Double defeat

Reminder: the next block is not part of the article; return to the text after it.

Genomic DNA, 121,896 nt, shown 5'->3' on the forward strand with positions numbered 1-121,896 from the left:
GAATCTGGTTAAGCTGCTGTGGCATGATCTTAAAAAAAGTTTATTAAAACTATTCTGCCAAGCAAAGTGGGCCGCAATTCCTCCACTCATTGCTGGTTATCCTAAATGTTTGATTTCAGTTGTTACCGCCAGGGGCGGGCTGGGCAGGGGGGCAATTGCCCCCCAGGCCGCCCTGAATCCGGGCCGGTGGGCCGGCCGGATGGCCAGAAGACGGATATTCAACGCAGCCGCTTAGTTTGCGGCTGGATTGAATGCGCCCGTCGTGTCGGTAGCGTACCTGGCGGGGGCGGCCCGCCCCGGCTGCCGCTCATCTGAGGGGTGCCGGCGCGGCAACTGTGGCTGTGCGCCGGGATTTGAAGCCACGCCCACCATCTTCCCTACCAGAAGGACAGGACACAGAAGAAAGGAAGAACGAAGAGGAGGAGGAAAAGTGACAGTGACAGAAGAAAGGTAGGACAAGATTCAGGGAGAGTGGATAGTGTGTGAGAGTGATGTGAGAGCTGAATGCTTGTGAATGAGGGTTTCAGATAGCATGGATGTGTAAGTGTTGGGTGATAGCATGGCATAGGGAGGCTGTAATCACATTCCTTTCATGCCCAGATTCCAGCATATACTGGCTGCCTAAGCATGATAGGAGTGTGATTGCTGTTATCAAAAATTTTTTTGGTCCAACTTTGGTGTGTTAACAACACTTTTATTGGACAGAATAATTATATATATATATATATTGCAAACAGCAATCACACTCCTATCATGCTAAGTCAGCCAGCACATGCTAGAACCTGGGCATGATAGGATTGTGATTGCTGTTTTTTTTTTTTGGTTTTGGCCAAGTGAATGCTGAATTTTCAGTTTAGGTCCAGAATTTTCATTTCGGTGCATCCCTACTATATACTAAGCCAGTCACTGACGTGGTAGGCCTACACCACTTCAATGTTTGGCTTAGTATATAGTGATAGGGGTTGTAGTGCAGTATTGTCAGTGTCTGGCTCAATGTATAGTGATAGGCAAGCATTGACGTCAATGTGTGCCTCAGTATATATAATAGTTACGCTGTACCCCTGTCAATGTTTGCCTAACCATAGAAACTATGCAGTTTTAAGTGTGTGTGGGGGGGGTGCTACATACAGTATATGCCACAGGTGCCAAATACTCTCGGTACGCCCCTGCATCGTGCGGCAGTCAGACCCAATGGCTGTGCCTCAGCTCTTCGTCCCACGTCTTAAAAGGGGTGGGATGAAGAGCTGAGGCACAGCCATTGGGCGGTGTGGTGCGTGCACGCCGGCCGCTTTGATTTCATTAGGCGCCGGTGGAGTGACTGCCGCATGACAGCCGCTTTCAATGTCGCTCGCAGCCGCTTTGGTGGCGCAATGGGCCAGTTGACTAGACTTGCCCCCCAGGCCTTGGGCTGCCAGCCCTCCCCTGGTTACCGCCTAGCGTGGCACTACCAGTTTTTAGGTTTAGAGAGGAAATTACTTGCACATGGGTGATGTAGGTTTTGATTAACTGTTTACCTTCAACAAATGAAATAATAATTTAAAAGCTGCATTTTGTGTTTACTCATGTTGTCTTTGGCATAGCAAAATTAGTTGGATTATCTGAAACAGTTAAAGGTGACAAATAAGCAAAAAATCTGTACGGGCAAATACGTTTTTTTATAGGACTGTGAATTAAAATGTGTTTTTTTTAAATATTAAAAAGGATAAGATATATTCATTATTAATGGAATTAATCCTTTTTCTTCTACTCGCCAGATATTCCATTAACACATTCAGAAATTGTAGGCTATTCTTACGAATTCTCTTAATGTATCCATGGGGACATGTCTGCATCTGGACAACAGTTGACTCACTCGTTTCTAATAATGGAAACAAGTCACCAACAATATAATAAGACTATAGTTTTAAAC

Held ransom by its internal contradictions, Turkey suffered a double diplomatic loss at the EU summit in Copenhagen, being defeated on both the level of EU-Turkish relations and that of Cyprus’s EU membership. This was, perhaps, because on both fronts Ankara chose to adopt its well-known opportunistic, blackmail tactics. However, this time it was not faced with some neighboring country but with the European Union. Based on the precedent of having been granted EU candidate status without fulfilling the requisite requirements, Turkey tried to extract a date for membership talks to begin before May 2004. In order to achieve this it tried, on the one hand, to blackmail the Union by tying its demand to its stance on UN Secretary-General Kofi Annan’s plan on Cyprus’s reunification and, on the other, by riding on the back of US support. The tactless interventions by American diplomats and by US President George W. Bush personally bore no fruit, but rather produced a negative effect. The EU deems that Ankara has to meet a set of political obligations first, and this was reflected in the summit decision. British Prime Minister Tony Blair and his Italian counterpart Silvio Berlusconi were the only leaders to fall behind America’s admonitions to support Turkish demands. Turkey’s defeat on the other front is even heavier. Turkish-Cypriot leader Rauf Denktash and the hard core of the post-Kemal regime remain trapped in the idea that the Cyprus issue was resolved with the 1974 invasion and the declaration of the breakaway state in 1983. They failed to see that ever since Cyprus got on to the final stretch for EU membership, the settlement of the political dispute was catapulted onto the agenda. Ankara could have bypassed international pressure and the EU’s vital interest in a quick solution to the Cyprus problem had it not been for its ambition to join the European Union. But since membership is Ankara’s central foreign policy priority, Turkey will sooner or later have to negotiate for a settlement – and what is more, from an inferior bargaining position. As long as there was no political decision for Cyprus’s admittance, the Greek side feared that a possible rejection would jeopardize the island’s accession. Since the EU decision is positive and unconditional, that threat subsides. This fact gives the Greek-Cypriot elite more room to maneuver in working toward a more functional and viable solution than the one foreseen in the Annan plan.

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